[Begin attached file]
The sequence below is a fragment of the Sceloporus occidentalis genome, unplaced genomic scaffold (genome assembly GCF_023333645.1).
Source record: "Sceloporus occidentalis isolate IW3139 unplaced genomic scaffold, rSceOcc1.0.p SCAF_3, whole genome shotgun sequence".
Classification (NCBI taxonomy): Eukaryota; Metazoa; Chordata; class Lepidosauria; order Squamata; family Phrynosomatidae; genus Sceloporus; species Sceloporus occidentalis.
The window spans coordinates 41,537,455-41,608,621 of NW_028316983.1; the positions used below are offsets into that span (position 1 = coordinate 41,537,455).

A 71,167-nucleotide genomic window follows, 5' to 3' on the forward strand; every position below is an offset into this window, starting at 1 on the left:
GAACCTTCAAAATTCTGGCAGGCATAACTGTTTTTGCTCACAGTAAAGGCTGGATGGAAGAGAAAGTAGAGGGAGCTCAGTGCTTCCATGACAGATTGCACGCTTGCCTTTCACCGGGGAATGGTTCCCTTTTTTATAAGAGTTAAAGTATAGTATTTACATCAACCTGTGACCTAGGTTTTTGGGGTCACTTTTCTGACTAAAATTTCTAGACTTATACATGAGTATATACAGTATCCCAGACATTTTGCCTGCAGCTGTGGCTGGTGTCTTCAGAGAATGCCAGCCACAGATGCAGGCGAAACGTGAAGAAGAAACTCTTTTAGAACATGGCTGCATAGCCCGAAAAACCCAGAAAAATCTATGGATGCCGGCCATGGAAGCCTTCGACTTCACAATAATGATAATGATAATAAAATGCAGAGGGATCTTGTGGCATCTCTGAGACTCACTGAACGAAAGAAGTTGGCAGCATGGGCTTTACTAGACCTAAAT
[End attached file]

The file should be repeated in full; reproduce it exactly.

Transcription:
The sequence below is a fragment of the Sceloporus occidentalis genome, unplaced genomic scaffold (genome assembly GCF_023333645.1).
Source record: "Sceloporus occidentalis isolate IW3139 unplaced genomic scaffold, rSceOcc1.0.p SCAF_3, whole genome shotgun sequence".
Classification (NCBI taxonomy): Eukaryota; Metazoa; Chordata; class Lepidosauria; order Squamata; family Phrynosomatidae; genus Sceloporus; species Sceloporus occidentalis.
The window spans coordinates 41,537,455-41,608,621 of NW_028316983.1; the positions used below are offsets into that span (position 1 = coordinate 41,537,455).

A 71,167-nucleotide genomic window follows, 5' to 3' on the forward strand; every position below is an offset into this window, starting at 1 on the left:
GAACCTTCAAAATTCTGGCAGGCATAACTGTTTTTGCTCACAGTAAAGGCTGGATGGAAGAGAAAGTAGAGGGAGCTCAGTGCTTCCATGACAGATTGCACGCTTGCCTTTCACCGGGGAATGGTTCCCTTTTTTATAAGAGTTAAAGTATAGTATTTACATCAACCTGTGACCTAGGTTTTTGGGGTCACTTTTCTGACTAAAATTTCTAGACTTATACATGAGTATATACAGTATCCCAGACATTTTGCCTGCAGCTGTGGCTGGTGTCTTCAGAGAATGCCAGCCACAGATGCAGGCGAAACGTGAAGAAGAAACTCTTTTAGAACATGGCTGCATAGCCCGAAAAACCCAGAAAAATCTATGGATGCCGGCCATGGAAGCCTTCGACTTCACAATAATGATAATGATAATAAAATGCAGAGGGATCTTGTGGCATCTCTGAGACTCACTGAACGAAAGAAGTTGGCAGCATGGGCTTTACTAGACCTAAAT